Stakeholders by the busload lodge objections to Bohol pond plan


RESIDENTS, stakeholders, NGOs, civil servants and politicians have objected to the proposed revocation of the Kg Bohol flood retention pond’s public-use status in Seputeh, Kuala Lumpur.

A hearing at the Kuala Lumpur Land and Mines Office (PTGWP) at Jalan Sultan Hishamuddin turned heated Monday (May 20) as residents demanded specific data on the pond, feeling the information provided was too general.

Many also asked why no officials from the Irrigation and Drainage Department were present.

"Where are they? There is no logic to this presentation," said one individual who did not wish to be named.

ALSO READ: Outrage over loss of Bohol pond

Some asked for a guarantee that the floods in the area would stop following the revocation.

Taman Desa residents association chairman Wong Chan Choy asked if the developer had already paid the land premium.

To this, PTGWP assistant director Rashid Ghazali said the session was not about the developer, but the revocation.

"The Bohol pond is getting smaller and smaller, and needs to be preserved," Save Kuala Lumpur (SKL) coalition chairman Datuk M. Ali said on the sidelines of the session.

"But they want to reduce the flood retention pond size, realign Sungai Kuyoh which flows into the pond, and encroach into the Kesas Highway. That is not acceptable."

Former Kuala Lumpur mayor Datuk Seri Nor Hisham Ahmad Dahlan, who served from October 2018 to September 2020, also opposed the move.

"I have to speak up and stop this because we have already lost so much government land to developers. The Bohol pond must be protected from development," he said.

ALSO READ: Bohol pond in peril again with new development plan

Social activist and former Bukit Bintang MP Tan Sri Lee Lam Thye, who also attended the objection session, said: "Alienating and selling the Kg Bohol flood retention pond, a critical flood mitigation site, is unthinkable.

“All forms of development at the flood retention pond must be halted and it must be protected as it constitutes a critical flood defense strategy needed to address climate change."

A busload of residents from Puchong and Kinrara in Selangor, and the Kg Muhibbah People’s Housing Project (PPR) in Bukit Jalil, as well as other areas in Kuala Lumpur, arrived as early as 9am Monday and filed their objections.

More are expected to arrive throughout the day until 4pm when the session will be closed.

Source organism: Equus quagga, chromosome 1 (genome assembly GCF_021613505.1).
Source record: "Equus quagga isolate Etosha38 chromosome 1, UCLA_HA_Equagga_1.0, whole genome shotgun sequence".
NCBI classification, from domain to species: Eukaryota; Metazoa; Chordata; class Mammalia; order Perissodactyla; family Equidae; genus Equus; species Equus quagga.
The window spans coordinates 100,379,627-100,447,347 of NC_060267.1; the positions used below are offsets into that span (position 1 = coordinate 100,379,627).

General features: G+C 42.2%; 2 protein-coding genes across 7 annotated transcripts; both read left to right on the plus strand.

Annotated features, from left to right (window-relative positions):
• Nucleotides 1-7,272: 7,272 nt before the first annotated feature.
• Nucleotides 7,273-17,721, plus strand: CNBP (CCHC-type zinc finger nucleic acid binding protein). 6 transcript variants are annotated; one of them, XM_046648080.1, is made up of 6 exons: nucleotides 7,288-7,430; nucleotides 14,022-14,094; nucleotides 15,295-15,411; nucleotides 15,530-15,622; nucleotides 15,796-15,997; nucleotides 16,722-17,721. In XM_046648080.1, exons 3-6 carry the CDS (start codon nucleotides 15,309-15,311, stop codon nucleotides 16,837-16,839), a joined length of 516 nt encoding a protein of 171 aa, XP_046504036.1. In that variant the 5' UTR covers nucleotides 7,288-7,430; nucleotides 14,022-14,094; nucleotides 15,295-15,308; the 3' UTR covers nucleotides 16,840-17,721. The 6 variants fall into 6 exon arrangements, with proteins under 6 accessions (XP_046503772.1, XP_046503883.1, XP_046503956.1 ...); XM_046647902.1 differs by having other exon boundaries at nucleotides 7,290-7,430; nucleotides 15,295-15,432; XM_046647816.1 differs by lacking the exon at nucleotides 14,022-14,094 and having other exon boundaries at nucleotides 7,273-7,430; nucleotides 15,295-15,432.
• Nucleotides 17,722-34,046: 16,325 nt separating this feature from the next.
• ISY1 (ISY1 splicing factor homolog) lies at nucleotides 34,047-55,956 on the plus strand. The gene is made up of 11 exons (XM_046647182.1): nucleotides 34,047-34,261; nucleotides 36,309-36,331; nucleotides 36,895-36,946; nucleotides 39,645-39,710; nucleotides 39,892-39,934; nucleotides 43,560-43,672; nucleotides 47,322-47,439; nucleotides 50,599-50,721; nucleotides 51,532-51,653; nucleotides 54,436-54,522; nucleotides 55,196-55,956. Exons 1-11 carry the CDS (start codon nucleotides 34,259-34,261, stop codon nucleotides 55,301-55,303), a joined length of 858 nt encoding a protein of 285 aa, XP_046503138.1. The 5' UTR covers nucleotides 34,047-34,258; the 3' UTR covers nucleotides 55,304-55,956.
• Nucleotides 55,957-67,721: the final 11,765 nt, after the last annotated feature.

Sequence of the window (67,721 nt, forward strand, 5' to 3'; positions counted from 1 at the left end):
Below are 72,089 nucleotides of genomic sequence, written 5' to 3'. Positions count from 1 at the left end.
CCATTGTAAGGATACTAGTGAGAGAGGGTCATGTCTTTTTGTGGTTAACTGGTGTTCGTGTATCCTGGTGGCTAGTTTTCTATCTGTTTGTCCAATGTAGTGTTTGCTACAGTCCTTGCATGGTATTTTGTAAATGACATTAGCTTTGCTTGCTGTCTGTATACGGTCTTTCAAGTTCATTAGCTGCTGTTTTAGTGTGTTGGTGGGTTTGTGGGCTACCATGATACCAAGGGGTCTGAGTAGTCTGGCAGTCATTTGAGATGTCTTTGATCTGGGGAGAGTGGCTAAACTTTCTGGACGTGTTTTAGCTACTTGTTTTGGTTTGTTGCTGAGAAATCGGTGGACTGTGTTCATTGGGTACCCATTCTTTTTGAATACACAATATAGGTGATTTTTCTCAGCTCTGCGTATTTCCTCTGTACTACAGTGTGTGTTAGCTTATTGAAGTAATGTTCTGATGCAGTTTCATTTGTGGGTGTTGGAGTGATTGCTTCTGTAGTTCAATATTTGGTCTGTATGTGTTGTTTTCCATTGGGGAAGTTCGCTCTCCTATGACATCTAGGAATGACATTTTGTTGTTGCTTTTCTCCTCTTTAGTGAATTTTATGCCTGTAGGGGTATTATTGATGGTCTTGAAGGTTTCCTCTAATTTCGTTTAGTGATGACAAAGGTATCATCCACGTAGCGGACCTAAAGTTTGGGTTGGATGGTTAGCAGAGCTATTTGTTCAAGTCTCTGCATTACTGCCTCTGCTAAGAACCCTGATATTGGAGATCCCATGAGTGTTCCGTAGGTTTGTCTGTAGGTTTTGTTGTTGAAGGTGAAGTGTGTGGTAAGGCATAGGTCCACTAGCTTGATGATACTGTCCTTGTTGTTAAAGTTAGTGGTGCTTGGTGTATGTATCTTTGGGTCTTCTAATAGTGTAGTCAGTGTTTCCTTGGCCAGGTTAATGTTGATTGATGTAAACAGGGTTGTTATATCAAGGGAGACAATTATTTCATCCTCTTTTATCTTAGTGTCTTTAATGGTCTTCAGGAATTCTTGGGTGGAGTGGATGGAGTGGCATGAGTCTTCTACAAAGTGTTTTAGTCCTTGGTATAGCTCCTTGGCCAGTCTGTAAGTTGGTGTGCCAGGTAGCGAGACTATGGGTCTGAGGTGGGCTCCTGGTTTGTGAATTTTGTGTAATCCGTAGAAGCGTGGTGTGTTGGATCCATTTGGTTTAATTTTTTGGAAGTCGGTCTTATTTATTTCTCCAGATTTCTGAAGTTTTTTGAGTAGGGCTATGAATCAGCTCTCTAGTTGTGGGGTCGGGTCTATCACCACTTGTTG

However, as the majority were elderly, many struggled with using a QR code to register their attendance.

Residents said the proposed revocation goes against the government’s promise not to allow development in flood-prone areas.

Despite a previous commitment to scrap the land deal last year following opposition from area residents, stakeholders, and lawmakers, the government is now pushing ahead with plans to revoke the land's public-use status.

The Attorney General’s Chambers published a notice in the Federal Government Gazette on May 8 announcing the proposed revocation of the land reservation for public purposes under Section 64(2) of the National Land Code (Act 828) for Lot 35309, measuring 24.79ha.

ALSO READ: Developer gets Bohol pond upgrade job

It was signed by the Chief Secretary to the Government, Tan Sri Mohd Zuki Ali.

The land was originally designated for flood mitigation and gazetted on Nov 4, 2010. The surrounding area will be developed for residential purposes following the revocation.

Last week, StarMetro reported that a developer had been awarded the tender to upgrade the Bohol flood retention pond, as well as approval to develop the area adjacent to the land reserved for the pond.

PTGWP (land registration sector) deputy director Mohd Firdaus Ibaruslan said the developer will invest RM40mil to upgrade the pond and pay RM41.7mil for the premium 10.5ha land it will be developing.

ALSO READ: Residents show disapproval for housing project at Bohol pond site

He added that an additional 0.85ha of land will be gazetted as reserved for the retention pond.

"The current land reserve does not include the space and water inlet and outlet of the pond. Additional land has to be used for that," he said.

StarMetro reported on April 29 that new development plans had emerged for the area around Kuala Lumpur’s second-largest flood retention pond, nearly a year after the Federal Government stopped a similar proposal by the previous administration to allocate the land to a private developer.

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